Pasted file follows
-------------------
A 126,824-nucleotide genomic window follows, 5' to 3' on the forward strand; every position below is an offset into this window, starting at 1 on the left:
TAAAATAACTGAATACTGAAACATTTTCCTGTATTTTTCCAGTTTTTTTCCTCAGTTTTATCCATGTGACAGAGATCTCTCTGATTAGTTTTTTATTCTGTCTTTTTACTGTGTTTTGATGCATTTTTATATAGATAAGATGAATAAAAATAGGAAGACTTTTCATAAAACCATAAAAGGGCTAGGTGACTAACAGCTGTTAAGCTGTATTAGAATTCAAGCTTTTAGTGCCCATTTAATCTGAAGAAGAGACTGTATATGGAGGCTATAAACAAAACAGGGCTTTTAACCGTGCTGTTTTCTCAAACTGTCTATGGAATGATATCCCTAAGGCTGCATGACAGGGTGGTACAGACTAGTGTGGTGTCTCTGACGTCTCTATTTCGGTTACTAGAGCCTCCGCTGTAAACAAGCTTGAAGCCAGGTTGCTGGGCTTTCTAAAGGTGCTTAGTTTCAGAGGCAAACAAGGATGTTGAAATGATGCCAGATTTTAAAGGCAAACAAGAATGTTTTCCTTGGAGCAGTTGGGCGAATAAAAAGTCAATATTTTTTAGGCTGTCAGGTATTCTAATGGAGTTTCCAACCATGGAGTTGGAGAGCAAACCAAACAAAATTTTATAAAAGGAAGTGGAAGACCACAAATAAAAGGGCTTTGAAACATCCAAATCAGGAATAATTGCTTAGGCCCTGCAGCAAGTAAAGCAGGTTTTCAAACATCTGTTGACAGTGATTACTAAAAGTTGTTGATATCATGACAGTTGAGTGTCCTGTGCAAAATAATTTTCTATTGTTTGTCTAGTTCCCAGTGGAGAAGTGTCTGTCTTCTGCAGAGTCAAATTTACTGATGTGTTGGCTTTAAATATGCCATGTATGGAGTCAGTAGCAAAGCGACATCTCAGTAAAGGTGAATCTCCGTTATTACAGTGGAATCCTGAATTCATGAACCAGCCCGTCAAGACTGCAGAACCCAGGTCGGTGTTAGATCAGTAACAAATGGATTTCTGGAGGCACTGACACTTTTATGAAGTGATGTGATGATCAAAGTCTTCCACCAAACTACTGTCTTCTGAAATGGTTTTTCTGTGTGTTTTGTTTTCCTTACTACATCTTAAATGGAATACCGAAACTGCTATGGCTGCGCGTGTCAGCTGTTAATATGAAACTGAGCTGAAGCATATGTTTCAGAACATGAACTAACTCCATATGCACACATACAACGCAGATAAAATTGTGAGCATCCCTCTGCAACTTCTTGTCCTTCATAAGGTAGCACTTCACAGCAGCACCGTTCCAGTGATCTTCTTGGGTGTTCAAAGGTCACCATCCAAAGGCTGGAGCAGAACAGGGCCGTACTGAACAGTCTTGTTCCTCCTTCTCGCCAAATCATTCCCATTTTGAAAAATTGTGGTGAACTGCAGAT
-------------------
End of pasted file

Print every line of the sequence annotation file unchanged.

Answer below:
A 126,824-nucleotide genomic window follows, 5' to 3' on the forward strand; every position below is an offset into this window, starting at 1 on the left:
TAAAATAACTGAATACTGAAACATTTTCCTGTATTTTTCCAGTTTTTTTCCTCAGTTTTATCCATGTGACAGAGATCTCTCTGATTAGTTTTTTATTCTGTCTTTTTACTGTGTTTTGATGCATTTTTATATAGATAAGATGAATAAAAATAGGAAGACTTTTCATAAAACCATAAAAGGGCTAGGTGACTAACAGCTGTTAAGCTGTATTAGAATTCAAGCTTTTAGTGCCCATTTAATCTGAAGAAGAGACTGTATATGGAGGCTATAAACAAAACAGGGCTTTTAACCGTGCTGTTTTCTCAAACTGTCTATGGAATGATATCCCTAAGGCTGCATGACAGGGTGGTACAGACTAGTGTGGTGTCTCTGACGTCTCTATTTCGGTTACTAGAGCCTCCGCTGTAAACAAGCTTGAAGCCAGGTTGCTGGGCTTTCTAAAGGTGCTTAGTTTCAGAGGCAAACAAGGATGTTGAAATGATGCCAGATTTTAAAGGCAAACAAGAATGTTTTCCTTGGAGCAGTTGGGCGAATAAAAAGTCAATATTTTTTAGGCTGTCAGGTATTCTAATGGAGTTTCCAACCATGGAGTTGGAGAGCAAACCAAACAAAATTTTATAAAAGGAAGTGGAAGACCACAAATAAAAGGGCTTTGAAACATCCAAATCAGGAATAATTGCTTAGGCCCTGCAGCAAGTAAAGCAGGTTTTCAAACATCTGTTGACAGTGATTACTAAAAGTTGTTGATATCATGACAGTTGAGTGTCCTGTGCAAAATAATTTTCTATTGTTTGTCTAGTTCCCAGTGGAGAAGTGTCTGTCTTCTGCAGAGTCAAATTTACTGATGTGTTGGCTTTAAATATGCCATGTATGGAGTCAGTAGCAAAGCGACATCTCAGTAAAGGTGAATCTCCGTTATTACAGTGGAATCCTGAATTCATGAACCAGCCCGTCAAGACTGCAGAACCCAGGTCGGTGTTAGATCAGTAACAAATGGATTTCTGGAGGCACTGACACTTTTATGAAGTGATGTGATGATCAAAGTCTTCCACCAAACTACTGTCTTCTGAAATGGTTTTTCTGTGTGTTTTGTTTTCCTTACTACATCTTAAATGGAATACCGAAACTGCTATGGCTGCGCGTGTCAGCTGTTAATATGAAACTGAGCTGAAGCATATGTTTCAGAACATGAACTAACTCCATATGCACACATACAACGCAGATAAAATTGTGAGCATCCCTCTGCAACTTCTTGTCCTTCATAAGGTAGCACTTCACAGCAGCACCGTTCCAGTGATCTTCTTGGGTGTTCAAAGGTCACCATCCAAAGGCTGGAGCAGAACAGGGCCGTACTGAACAGTCTTGTTCCTCCTTCTCGCCAAATCATTCCCATTTTGAAAAATTGTGGTGAACTGCAGAT